A wake-up call

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A wake-up call

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Shinsuke Sugiyama, Japan’s deputy foreign minister, left, offers his hand to shake hands with Korea’s deputy foreign minister for political affairs, Lee Kyung-soo, center, and Liu Zhenmin, Chinese vice foreign minister, in Seoul last month.[JoongAng Ilbo]

In a report on South Korea earlier this year, McKinsey & Company likened the Korean economy to a frog in a pot of slowly boiling water. It may be in obvious and grave danger, but the Korean people don’t sense it as the water’s temperature gradually rises. What the Korean people are most gravely insensitive to is the imminent security threat facing them.

China is turning more and more blatant in exposing its ambitions for global leadership and shaking the geopolitical dynamics of East Asia in the process. It is trying to replace U.S. predominance and realign the regional order based on its newfound economic wealth.

The United States, of course, won’t just sit around and let China steal its long-held power in the region. Based on its so-called pivot to Asia, the Obama administration is cementing ties with China’s rival Japan by drawing the latter into the Trans-Pacific Partnership, a Washington-led free trade framework that excludes China, and strengthened military ties by endorsing Tokyo’s plan to rewrite its pacifist Constitution and push forward with its right of collective self-defense. The scaling up of Japan’s military might and mission is part of the country’s multi-dimensional efforts to contain China’s widening influence in the region. Japan, which had to swallow its pride after watching China become a larger economy than itself, is more than happy to climb into this marital bed with the United States to take on China.

South Korea is sandwiched in the middle and cannot help but feel pain from all sides. The United States, which has been a patron to South Korea on both the security and economic fronts since the 1950-53 Korean War, is beckoning Seoul into the same bed. Korea can’t help feeling like it’s being chased by a creditor. Washington repeatedly advises Seoul to get along well with Tokyo, which does nothing but thumb its nose at its neighbors. China condescendingly warns that it is now South Korea’s largest trading partner, and you know what kind of leverage that provides.

North Korea enjoys South Korea’s dilemma. It ratcheted up its violent rhetoric toward the South, sneering at the sight of poor Seoul being pulled in opposite directions. Japan may not be that extreme, but it, too, appears to be taking secret pleasure at the sight of South Korea scrambling.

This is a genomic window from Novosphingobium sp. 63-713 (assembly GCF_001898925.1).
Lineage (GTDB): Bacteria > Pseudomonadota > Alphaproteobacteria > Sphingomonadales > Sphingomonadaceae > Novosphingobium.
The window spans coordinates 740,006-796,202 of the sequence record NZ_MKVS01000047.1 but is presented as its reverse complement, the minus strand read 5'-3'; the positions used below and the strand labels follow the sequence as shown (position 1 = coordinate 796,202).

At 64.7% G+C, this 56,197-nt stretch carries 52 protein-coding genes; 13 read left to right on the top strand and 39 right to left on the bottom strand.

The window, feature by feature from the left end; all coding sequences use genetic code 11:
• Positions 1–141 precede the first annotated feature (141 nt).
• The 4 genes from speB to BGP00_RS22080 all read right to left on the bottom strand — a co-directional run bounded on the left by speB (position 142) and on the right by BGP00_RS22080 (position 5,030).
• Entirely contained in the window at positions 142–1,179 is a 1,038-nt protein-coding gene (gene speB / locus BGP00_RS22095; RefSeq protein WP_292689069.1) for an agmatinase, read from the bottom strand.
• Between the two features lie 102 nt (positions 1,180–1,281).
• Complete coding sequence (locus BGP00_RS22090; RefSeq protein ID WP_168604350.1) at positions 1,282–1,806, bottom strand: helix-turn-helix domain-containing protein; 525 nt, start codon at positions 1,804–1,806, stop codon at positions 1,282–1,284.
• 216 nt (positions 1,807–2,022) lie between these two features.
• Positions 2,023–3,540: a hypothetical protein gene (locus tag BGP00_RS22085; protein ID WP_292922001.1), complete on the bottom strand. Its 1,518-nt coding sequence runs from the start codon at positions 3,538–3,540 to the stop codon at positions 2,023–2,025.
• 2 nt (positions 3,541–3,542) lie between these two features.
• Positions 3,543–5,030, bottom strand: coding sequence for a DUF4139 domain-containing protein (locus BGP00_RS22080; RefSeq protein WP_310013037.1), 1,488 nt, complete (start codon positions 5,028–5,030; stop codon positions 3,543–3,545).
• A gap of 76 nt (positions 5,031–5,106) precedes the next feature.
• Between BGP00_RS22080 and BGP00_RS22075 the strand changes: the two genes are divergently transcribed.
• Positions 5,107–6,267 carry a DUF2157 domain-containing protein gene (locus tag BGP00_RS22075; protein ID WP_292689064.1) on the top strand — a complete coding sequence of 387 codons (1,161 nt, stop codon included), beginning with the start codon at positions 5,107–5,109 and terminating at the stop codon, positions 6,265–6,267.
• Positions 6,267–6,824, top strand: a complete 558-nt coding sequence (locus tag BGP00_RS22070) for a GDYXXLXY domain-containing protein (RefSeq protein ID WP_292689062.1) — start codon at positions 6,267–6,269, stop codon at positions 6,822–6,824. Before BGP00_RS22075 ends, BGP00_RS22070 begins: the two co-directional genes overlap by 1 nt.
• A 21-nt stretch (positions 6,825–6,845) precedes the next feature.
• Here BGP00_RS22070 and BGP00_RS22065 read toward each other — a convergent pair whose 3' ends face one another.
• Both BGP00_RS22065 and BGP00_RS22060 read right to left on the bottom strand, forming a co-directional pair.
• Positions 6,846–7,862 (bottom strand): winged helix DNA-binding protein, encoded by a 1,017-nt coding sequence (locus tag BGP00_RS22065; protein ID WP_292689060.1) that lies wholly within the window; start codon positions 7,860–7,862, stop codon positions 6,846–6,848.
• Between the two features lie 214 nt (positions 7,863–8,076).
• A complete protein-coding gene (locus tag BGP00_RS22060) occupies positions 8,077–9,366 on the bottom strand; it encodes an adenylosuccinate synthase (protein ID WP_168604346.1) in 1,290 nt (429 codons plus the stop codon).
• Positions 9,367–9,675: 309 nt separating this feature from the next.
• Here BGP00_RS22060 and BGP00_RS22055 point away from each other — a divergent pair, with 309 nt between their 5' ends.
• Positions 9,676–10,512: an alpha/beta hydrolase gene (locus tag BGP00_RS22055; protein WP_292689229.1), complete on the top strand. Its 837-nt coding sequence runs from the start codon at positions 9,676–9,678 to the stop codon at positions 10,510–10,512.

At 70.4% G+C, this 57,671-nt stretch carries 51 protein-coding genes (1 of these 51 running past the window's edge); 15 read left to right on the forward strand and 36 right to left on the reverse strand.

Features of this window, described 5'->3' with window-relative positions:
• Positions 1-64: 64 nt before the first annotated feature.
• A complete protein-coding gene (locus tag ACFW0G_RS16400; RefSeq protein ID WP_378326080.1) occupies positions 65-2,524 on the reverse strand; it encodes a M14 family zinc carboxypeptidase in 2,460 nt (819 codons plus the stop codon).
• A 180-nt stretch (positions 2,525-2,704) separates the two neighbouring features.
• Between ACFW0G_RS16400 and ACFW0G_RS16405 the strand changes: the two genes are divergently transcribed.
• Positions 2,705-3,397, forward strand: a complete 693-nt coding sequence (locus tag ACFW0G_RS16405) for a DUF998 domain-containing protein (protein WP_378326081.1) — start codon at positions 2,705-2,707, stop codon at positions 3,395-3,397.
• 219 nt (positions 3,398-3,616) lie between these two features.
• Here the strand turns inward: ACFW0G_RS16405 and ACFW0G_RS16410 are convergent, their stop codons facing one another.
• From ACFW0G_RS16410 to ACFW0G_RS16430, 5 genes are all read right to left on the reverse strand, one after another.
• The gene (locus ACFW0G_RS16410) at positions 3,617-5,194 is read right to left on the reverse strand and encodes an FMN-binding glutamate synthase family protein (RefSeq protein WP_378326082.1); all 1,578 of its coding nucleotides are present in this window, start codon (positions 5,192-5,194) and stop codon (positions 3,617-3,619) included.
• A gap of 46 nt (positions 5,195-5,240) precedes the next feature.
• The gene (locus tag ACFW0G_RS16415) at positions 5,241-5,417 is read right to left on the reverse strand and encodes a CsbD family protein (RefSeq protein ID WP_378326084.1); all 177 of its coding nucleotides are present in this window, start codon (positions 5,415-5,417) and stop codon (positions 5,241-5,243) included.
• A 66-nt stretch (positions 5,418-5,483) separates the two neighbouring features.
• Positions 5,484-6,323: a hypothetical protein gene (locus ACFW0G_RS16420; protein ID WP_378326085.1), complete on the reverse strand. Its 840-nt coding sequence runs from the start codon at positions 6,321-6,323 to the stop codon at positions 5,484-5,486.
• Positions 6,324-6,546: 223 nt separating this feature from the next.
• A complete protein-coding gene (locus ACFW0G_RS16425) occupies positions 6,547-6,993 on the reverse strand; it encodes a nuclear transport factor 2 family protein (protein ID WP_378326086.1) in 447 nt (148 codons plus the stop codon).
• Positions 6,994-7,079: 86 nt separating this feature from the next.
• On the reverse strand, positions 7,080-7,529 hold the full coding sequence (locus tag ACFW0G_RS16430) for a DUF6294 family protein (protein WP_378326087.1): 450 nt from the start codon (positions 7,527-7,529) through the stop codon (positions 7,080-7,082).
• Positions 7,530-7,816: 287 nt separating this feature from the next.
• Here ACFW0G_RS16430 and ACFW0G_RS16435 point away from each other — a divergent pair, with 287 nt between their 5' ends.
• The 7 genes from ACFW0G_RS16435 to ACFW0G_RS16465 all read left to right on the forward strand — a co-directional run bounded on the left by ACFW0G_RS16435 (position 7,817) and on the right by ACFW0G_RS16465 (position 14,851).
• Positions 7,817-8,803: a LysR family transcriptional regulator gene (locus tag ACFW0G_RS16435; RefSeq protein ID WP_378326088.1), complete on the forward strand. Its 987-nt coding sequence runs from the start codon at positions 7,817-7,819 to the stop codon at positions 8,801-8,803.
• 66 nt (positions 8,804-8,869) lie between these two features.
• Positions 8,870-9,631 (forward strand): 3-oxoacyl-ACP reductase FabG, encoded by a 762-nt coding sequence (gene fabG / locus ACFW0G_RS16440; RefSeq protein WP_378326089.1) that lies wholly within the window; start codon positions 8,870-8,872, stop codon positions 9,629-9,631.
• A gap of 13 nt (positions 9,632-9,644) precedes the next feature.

South Korea is caught in the crossfire, as it so often has been in the past. But our leaders appear to be living in either a different country or on a different world, oblivious to the dangers closing in on the country. Politicians are too engrossed wrangling over outdated ideological issues to have any time to notice the alarming signs. The government is mute and absent. Few talk about the looming crisis in fear of upsetting the president.

The president is equally unreliable. We hear no clearly articulated reply to the bossy and irksome stands of our neighbors, which are global powers. She seems strangely nonchalant. The only news we get from her is about her elegance demeanor and dress, and her proficiency in foreign languages when she travels overseas.

Xiang Yu, a key military leader who helped topple the Qin Dynasty of China, committed suicide after sensing ominous signs of defeat in the Chu-Han war with his opponent Liu Bang. The same apocalyptic symptoms were apparent at the end of the Joseon Dynasty (1392-1910).

South Korea today has a global status that would have been impossible to imagine by the people of the late Joseon times. Korean people have become famous for their ingenuity, enterprise and openness. The country is an advanced country. Today’s global powers and our neighbors, even including North Korea, are no longer imperialistic and greedy for conquest.

Still, if our leaders continue to turn deaf ears to the baleful signals from abroad, we can’t be confident of our safety. Nothing is secure forever, including our alliance with the United States. Can North Korea stay viable without nuclear bombs? Can China be as reliable an ally as the United States? How long will Japan go on annoying us? We must wake up and do some brainstorming. We must explore the possibilities with imagination until we reach answers and solutions to our problems.

* The author is an editorial writer of the JoongAng Ilbo.

by Kang Young-jin
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